Story by Tabitha Mueller, Photos by Ty O’Neil
Beginning to celebrate the Christmas season before or after Thanksgiving is usually a divisive issue. For folks attending Saturday’s Lights Up at The Summit, however, the answer was a no-brainer.
“You can give thanks all the way through Christmas,” said Reno resident Rogelio Garcia. “If they could just do this [tree lighting] after Halloween, I would have been here three times already,” he added.
Garcia wore an ugly Christmas sweater featuring a reindeer with red, yellow, and green Christmas lights wrapped around its antlers and the words “Where’s the party?” embroidered across the front. A pair of antlers adorned his head.
“Naturally, [I had to wear this] to get others into the spirit cause it’s not quite Thanksgiving, so if you look around, people still need help,” he said.
The annual Lights Up at the Summit, a free community event, had a laser light show, Christmas tree lighting ceremony, live music, food trucks, a s’mores station and a meet and greet with Santa Claus.
Children stared in awe at the lights bouncing around the outdoor plaza, occasionally pointing out an image to their loved ones. “Look over there!” they said as they spun to look at a snowflake projected onto the wall.
Holiday characters such as Frosty the Snowman, the Abominable Snowman, and Rudolph danced around the tree offering to take selfies and photos with visitors.
It’s November, it’s not even December yet, but you start with this [warm] feeling, so I like it.”
Nelly Serafin brought her daughters to the event.
“[I brought my girls for] the Christmas spirit. I love [this event] because you can really feel the start of the season. It’s November, it’s not even December yet, but you start with this [warm] feeling, so I like it,” she said.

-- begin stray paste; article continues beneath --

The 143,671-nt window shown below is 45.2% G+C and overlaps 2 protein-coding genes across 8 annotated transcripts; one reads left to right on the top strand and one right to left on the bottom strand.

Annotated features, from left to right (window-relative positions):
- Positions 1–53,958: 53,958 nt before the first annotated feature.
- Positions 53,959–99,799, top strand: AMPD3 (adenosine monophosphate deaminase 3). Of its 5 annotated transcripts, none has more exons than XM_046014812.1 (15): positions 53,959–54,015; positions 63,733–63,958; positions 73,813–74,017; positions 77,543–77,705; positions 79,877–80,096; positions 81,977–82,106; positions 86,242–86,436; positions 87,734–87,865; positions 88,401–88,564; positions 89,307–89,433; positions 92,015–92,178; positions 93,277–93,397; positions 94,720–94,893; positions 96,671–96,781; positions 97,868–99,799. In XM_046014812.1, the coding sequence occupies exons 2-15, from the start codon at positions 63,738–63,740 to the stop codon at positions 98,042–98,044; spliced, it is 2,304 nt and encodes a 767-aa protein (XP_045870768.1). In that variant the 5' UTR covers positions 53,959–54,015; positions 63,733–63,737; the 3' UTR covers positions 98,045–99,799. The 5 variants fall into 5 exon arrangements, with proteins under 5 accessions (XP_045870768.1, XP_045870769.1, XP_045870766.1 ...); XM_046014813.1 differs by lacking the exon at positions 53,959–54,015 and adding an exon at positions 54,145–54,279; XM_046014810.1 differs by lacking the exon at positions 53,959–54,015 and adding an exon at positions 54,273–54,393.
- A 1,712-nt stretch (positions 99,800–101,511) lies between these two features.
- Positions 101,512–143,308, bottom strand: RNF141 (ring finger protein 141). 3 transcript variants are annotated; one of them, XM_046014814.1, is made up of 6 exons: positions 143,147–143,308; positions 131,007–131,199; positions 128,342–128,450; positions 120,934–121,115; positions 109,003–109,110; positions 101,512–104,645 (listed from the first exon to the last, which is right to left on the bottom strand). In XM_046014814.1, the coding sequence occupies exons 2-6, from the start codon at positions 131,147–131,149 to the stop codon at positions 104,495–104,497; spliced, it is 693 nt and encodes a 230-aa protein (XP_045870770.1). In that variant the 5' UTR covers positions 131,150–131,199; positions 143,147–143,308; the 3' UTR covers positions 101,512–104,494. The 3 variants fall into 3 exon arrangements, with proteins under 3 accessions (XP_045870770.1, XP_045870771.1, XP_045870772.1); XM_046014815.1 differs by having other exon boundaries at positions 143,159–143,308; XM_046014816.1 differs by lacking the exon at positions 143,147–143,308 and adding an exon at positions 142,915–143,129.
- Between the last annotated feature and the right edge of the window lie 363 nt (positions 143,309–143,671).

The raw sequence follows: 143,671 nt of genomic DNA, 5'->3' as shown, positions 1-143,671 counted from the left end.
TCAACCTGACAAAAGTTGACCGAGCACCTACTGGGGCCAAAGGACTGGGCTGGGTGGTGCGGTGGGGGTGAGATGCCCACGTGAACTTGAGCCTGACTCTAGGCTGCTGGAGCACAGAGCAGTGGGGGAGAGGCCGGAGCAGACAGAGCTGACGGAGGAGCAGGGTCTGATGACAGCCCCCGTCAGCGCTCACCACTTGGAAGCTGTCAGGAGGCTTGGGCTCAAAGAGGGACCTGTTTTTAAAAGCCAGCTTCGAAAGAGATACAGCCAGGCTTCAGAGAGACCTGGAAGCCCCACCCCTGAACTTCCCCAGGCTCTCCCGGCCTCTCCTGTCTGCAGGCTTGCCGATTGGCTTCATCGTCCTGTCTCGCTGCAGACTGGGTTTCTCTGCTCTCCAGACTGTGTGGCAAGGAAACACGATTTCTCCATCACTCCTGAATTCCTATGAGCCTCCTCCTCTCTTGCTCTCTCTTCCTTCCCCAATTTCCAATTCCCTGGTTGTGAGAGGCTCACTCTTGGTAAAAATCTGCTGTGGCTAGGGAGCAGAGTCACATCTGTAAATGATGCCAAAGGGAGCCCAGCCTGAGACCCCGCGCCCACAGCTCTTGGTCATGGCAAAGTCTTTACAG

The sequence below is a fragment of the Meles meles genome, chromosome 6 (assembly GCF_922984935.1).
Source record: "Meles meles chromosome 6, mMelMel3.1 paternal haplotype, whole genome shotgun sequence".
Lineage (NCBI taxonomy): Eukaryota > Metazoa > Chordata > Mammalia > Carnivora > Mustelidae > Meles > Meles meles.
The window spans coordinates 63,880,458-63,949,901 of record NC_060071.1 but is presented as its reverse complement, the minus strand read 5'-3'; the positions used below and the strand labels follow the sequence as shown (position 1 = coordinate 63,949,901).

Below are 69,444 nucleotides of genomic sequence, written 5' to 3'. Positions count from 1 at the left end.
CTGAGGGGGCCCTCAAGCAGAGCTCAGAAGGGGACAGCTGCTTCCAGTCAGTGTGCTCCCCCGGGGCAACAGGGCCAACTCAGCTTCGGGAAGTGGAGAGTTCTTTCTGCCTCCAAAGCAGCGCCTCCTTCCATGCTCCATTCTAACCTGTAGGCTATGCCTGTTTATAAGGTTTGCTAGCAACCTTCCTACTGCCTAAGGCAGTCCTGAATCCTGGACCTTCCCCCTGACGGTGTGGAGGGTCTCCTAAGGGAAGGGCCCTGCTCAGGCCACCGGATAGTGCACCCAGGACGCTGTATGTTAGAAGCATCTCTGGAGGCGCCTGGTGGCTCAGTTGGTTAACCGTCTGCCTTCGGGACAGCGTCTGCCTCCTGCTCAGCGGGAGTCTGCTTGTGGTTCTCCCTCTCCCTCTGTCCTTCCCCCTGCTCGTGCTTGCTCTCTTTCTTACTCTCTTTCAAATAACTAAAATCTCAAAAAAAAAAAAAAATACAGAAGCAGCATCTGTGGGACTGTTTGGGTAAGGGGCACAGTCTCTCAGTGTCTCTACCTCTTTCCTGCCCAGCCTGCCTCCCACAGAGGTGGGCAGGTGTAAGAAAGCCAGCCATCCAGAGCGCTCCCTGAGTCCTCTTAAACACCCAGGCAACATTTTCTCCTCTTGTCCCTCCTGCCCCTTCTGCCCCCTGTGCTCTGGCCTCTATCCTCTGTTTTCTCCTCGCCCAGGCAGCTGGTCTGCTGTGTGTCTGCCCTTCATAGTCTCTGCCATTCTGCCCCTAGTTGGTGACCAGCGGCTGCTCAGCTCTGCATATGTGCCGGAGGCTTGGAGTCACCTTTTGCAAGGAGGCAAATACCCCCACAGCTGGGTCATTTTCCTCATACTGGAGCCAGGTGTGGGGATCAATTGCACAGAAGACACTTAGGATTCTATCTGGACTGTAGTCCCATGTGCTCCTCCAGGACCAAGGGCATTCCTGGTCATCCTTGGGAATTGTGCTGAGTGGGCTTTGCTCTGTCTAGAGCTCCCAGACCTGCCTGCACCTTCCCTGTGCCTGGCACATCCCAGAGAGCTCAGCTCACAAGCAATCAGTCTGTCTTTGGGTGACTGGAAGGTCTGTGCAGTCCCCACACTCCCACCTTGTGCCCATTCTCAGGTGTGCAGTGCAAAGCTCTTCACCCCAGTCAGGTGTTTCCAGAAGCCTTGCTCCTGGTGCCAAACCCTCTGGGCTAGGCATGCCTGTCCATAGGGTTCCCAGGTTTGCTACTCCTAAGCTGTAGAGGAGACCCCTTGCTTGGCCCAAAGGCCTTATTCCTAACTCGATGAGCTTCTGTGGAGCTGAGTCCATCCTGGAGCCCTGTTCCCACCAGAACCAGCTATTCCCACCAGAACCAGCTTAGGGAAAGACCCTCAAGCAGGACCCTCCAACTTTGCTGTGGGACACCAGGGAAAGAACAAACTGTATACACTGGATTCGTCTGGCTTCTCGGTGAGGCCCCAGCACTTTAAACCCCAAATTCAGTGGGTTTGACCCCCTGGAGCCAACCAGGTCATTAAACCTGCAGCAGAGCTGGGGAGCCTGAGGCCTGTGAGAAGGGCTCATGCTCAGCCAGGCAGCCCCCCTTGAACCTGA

Reno’s radio station Wild 102.9 played music for the assembled crowd and took part in the festivities.
“It’s all about the holidays; it’s all about making people feel good,” said Mo Ayala, a morning radio host for the station. “It’s never too early to celebrate Christmas. I celebrate Christmas, January, February, March, April, May, June, July, August, September, October, November, and double-time in December. It’s never too early.”
Although this reporter sides with those who start celebrating after Thanksgiving, she acknowledges that regardless of where you stand on the issue, the essential part of the holiday is spreading joy and spending quality time with family and loved ones.
Tabitha Mueller is a freelance writer and multimedia journalist based out of Reno, Nevada. She is fascinated by storytelling, place, and the intersection of narrative and data analysis and holds a bachelor’s degree in Geography and English and American Literatures from Middlebury College. When she is not tracking down a story or listening to podcasts, you can find her hiking Nevada’s gorgeous terrain, perusing local bookstores, playing Quidditch, and discovering Reno’s hidden stories.